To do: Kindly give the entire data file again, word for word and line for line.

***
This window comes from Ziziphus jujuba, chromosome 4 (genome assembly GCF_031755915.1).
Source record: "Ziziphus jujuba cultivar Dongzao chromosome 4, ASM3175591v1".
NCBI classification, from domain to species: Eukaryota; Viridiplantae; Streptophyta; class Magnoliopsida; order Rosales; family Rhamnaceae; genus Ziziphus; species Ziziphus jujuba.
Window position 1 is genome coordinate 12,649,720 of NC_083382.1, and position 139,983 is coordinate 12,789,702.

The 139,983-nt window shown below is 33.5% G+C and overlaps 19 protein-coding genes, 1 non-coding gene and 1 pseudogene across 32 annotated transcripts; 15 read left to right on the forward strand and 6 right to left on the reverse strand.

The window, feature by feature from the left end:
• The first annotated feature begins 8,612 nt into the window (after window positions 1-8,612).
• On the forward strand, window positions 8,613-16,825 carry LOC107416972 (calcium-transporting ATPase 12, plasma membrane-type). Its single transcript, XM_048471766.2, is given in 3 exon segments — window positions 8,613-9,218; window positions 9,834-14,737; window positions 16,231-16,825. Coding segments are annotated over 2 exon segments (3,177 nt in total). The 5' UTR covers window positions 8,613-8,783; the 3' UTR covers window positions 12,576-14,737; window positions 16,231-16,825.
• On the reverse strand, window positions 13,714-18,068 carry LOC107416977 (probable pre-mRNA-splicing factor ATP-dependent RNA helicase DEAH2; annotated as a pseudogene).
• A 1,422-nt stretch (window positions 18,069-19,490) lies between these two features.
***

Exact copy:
This window comes from Ziziphus jujuba, chromosome 4 (genome assembly GCF_031755915.1).
Source record: "Ziziphus jujuba cultivar Dongzao chromosome 4, ASM3175591v1".
NCBI classification, from domain to species: Eukaryota; Viridiplantae; Streptophyta; class Magnoliopsida; order Rosales; family Rhamnaceae; genus Ziziphus; species Ziziphus jujuba.
Window position 1 is genome coordinate 12,649,720 of NC_083382.1, and position 139,983 is coordinate 12,789,702.

The 139,983-nt window shown below is 33.5% G+C and overlaps 19 protein-coding genes, 1 non-coding gene and 1 pseudogene across 32 annotated transcripts; 15 read left to right on the forward strand and 6 right to left on the reverse strand.

The window, feature by feature from the left end:
• The first annotated feature begins 8,612 nt into the window (after window positions 1-8,612).
• On the forward strand, window positions 8,613-16,825 carry LOC107416972 (calcium-transporting ATPase 12, plasma membrane-type). Its single transcript, XM_048471766.2, is given in 3 exon segments — window positions 8,613-9,218; window positions 9,834-14,737; window positions 16,231-16,825. Coding segments are annotated over 2 exon segments (3,177 nt in total). The 5' UTR covers window positions 8,613-8,783; the 3' UTR covers window positions 12,576-14,737; window positions 16,231-16,825.
• On the reverse strand, window positions 13,714-18,068 carry LOC107416977 (probable pre-mRNA-splicing factor ATP-dependent RNA helicase DEAH2; annotated as a pseudogene).
• A 1,422-nt stretch (window positions 18,069-19,490) lies between these two features.